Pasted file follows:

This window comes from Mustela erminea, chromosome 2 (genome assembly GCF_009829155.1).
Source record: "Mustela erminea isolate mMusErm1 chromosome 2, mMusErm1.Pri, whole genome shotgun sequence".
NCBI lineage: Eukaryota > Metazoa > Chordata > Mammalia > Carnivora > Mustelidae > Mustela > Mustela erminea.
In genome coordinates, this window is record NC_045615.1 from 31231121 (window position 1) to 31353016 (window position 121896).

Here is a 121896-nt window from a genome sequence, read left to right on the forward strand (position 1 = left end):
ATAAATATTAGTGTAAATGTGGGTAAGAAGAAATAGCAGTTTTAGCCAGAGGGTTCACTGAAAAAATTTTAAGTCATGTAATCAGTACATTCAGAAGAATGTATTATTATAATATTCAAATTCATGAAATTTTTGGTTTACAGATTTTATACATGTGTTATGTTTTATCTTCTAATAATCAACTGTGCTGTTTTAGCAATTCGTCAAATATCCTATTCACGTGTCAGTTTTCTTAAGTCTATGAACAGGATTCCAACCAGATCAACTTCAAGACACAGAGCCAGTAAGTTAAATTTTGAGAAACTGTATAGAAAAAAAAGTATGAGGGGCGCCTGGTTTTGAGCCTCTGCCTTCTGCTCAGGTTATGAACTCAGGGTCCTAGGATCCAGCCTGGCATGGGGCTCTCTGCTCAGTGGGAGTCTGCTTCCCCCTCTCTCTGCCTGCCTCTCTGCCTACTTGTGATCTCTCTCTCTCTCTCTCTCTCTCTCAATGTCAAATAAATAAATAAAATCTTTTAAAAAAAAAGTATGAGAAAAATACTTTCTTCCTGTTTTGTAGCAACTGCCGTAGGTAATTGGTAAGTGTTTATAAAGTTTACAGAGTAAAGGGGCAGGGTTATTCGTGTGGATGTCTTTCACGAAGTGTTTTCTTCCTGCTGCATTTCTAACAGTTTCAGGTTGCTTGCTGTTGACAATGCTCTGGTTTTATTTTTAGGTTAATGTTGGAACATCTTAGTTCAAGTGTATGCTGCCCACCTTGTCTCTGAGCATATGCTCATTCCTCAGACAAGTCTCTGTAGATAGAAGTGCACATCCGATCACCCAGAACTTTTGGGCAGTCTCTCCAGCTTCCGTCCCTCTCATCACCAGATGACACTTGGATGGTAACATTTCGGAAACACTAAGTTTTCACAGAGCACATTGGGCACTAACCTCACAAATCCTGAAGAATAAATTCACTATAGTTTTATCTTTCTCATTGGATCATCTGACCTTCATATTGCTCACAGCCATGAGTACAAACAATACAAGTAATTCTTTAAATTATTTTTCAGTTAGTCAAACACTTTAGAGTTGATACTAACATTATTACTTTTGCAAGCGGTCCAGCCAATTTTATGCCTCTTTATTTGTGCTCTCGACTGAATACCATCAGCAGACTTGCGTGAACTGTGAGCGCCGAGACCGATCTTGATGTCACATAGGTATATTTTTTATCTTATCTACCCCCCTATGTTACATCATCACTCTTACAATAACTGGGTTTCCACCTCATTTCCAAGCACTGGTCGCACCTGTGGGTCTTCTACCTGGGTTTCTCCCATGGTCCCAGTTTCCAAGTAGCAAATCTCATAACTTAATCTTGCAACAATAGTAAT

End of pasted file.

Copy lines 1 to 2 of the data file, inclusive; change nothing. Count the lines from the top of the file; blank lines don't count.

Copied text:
This window comes from Mustela erminea, chromosome 2 (genome assembly GCF_009829155.1).
Source record: "Mustela erminea isolate mMusErm1 chromosome 2, mMusErm1.Pri, whole genome shotgun sequence".